I love Dear Abby; her advice is always so good. Yesterday she counseled a woman on what to say when people tell her she looks just like her mother. The trouble, the woman said, is “my mother is ugly! I no longer respond to the comment, preferring to remain silent and just stare at the person instead.”
Then she went on to ask Abby to “please remind people that unless the comparison is to an attractive model, opinions should be kept to oneself.” And she signed it “BEAUTIFUL IN MY OWN WAY.”
Abby was much kinder than I would have been. “The trouble is your mother is ugly?” I would have written “Are you serious?”
To me no human face is ugly. If the six years I spent studying Anatomy and Physiology to work that second job as a massage therapist taught me anything they taught me that there are no ugly bodies either, but only valiant, hard-working bodies that try so hard every day to do our bidding, whatever crazy head-forward and/or slouching positions we ask them to maintain. (You’d be surprised how many people feel shame about their feet. And yet little was more moving to me in the course of the hour-long session than to hold a person’s foot in my hand for there is visible all the gathered strength and balance we demand every day to go on clinging to the branch, to set out from it in search of food, to catch and settle upon it afterward and attempt to take our rest.)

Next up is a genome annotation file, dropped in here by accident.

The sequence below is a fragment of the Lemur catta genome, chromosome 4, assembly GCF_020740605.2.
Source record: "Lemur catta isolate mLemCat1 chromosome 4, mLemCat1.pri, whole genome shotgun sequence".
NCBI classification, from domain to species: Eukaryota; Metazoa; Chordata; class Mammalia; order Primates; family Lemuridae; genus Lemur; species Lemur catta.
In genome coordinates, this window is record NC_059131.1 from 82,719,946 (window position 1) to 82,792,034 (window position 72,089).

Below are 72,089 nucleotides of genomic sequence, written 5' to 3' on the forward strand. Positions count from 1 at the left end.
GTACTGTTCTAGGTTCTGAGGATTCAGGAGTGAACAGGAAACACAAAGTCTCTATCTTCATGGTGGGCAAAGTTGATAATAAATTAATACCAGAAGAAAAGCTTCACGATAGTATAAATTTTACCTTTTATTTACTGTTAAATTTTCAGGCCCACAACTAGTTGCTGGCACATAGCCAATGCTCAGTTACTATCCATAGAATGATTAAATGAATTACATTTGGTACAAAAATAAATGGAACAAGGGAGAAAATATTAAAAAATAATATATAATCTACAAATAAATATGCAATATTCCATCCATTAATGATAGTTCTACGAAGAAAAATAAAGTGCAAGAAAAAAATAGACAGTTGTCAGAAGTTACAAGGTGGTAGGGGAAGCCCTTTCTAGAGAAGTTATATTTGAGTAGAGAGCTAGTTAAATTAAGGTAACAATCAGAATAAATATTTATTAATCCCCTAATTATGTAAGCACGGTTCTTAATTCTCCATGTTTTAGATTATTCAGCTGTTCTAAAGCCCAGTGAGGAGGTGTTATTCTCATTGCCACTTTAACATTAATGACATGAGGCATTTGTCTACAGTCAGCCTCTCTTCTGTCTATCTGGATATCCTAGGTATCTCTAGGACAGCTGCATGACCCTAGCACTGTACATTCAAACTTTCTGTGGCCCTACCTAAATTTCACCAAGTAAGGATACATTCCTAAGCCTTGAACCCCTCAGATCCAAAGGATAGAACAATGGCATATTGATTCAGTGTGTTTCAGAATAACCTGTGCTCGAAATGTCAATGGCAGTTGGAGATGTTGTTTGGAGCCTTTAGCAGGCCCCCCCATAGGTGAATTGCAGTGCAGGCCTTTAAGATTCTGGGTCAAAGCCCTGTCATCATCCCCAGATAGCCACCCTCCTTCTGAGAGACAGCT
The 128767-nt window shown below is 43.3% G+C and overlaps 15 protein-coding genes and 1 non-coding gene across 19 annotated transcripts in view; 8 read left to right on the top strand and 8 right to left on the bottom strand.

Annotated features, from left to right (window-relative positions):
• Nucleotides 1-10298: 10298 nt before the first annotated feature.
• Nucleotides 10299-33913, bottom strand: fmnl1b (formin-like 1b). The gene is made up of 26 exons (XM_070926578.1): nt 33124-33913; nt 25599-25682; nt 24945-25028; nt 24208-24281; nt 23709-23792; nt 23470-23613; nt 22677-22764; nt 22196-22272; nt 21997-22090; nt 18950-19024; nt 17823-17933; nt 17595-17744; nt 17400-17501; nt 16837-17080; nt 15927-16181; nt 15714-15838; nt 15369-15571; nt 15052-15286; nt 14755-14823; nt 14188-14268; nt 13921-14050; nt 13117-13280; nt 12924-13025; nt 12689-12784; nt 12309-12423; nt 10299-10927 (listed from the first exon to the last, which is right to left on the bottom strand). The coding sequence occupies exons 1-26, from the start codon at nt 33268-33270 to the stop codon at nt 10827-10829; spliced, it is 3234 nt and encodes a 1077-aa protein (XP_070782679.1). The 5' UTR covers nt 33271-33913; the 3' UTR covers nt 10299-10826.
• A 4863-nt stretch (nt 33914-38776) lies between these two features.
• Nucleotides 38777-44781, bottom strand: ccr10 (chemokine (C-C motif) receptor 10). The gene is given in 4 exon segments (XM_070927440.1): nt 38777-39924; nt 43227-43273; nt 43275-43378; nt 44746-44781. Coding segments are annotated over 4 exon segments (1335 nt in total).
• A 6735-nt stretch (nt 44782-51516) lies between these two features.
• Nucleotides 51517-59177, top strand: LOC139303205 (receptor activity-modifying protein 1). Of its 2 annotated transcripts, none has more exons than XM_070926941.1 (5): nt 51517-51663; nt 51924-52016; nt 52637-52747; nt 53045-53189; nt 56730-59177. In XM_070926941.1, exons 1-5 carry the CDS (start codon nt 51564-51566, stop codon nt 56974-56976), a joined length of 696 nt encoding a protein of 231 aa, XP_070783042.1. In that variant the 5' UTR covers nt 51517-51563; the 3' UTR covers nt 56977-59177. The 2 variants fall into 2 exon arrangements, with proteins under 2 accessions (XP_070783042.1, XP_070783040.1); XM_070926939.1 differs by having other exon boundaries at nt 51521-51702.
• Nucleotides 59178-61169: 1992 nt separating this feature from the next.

What Abby did instead of scolding her was to say instead
DEAR BEAUTIFUL IN YOUR OWN WAY:
I’ll remind them, but it’s possible that you are overly sensitive. The person could be referring to a family resemblance, your coloring or a mannerism. A diplomatic response would be, ‘Thank you. Isn’t she a dear?’
I might stop with the “Thank you,” just in case Mom isn’t all that much of a dear, in which case the daughter would seem to be engaging in sarcasm.
I do wonder though: if the daughter feels as though she can call own self beautiful in her own way, why can’t she see that that might be true of her mother as well?
You know I’ve been thinking of Mother Teresa all this week. Who could fail to see her beauty as she went about her work as a pencil in the hand of God? I’d be happy to look like her any day.